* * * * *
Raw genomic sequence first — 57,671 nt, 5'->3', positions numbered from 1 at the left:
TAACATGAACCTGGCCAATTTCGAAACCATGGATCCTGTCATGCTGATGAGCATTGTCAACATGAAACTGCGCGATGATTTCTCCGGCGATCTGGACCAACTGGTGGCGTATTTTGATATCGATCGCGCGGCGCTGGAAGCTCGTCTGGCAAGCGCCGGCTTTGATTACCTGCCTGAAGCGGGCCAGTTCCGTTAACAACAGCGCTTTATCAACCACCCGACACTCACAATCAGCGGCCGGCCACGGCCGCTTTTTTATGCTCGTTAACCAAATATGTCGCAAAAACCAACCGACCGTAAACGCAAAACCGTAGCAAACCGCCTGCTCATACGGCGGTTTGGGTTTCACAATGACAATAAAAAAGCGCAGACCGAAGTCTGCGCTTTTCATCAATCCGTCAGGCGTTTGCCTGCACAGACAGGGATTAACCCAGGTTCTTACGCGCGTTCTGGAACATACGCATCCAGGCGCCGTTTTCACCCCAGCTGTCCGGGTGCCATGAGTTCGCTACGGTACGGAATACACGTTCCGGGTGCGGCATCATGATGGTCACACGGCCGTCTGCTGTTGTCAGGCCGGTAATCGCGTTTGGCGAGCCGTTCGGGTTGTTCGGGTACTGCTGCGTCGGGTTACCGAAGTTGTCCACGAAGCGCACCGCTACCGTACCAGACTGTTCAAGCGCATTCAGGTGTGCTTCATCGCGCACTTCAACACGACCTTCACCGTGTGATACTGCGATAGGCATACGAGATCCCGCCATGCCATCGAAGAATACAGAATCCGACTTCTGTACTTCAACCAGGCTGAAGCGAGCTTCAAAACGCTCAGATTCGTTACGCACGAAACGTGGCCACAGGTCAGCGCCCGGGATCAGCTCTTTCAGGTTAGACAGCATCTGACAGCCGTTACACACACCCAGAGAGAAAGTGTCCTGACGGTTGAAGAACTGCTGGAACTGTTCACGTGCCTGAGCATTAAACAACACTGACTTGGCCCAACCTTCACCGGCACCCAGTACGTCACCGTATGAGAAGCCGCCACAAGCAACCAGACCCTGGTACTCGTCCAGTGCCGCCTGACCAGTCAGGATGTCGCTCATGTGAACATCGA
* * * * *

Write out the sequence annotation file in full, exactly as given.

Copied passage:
Raw genomic sequence first — 57,671 nt, 5'->3', positions numbered from 1 at the left:
TAACATGAACCTGGCCAATTTCGAAACCATGGATCCTGTCATGCTGATGAGCATTGTCAACATGAAACTGCGCGATGATTTCTCCGGCGATCTGGACCAACTGGTGGCGTATTTTGATATCGATCGCGCGGCGCTGGAAGCTCGTCTGGCAAGCGCCGGCTTTGATTACCTGCCTGAAGCGGGCCAGTTCCGTTAACAACAGCGCTTTATCAACCACCCGACACTCACAATCAGCGGCCGGCCACGGCCGCTTTTTTATGCTCGTTAACCAAATATGTCGCAAAAACCAACCGACCGTAAACGCAAAACCGTAGCAAACCGCCTGCTCATACGGCGGTTTGGGTTTCACAATGACAATAAAAAAGCGCAGACCGAAGTCTGCGCTTTTCATCAATCCGTCAGGCGTTTGCCTGCACAGACAGGGATTAACCCAGGTTCTTACGCGCGTTCTGGAACATACGCATCCAGGCGCCGTTTTCACCCCAGCTGTCCGGGTGCCATGAGTTCGCTACGGTACGGAATACACGTTCCGGGTGCGGCATCATGATGGTCACACGGCCGTCTGCTGTTGTCAGGCCGGTAATCGCGTTTGGCGAGCCGTTCGGGTTGTTCGGGTACTGCTGCGTCGGGTTACCGAAGTTGTCCACGAAGCGCACCGCTACCGTACCAGACTGTTCAAGCGCATTCAGGTGTGCTTCATCGCGCACTTCAACACGACCTTCACCGTGTGATACTGCGATAGGCATACGAGATCCCGCCATGCCATCGAAGAATACAGAATCCGACTTCTGTACTTCAACCAGGCTGAAGCGAGCTTCAAAACGCTCAGATTCGTTACGCACGAAACGTGGCCACAGGTCAGCGCCCGGGATCAGCTCTTTCAGGTTAGACAGCATCTGACAGCCGTTACACACACCCAGAGAGAAAGTGTCCTGACGGTTGAAGAACTGCTGGAACTGTTCACGTGCCTGAGCATTAAACAACACTGACTTGGCCCAACCTTCACCGGCACCCAGTACGTCACCGTATGAGAAGCCGCCACAAGCAACCAGACCCTGGTACTCGTCCAGTGCCGCCTGACCAGTCAGGATGTCGCTCATGTGAACATCGA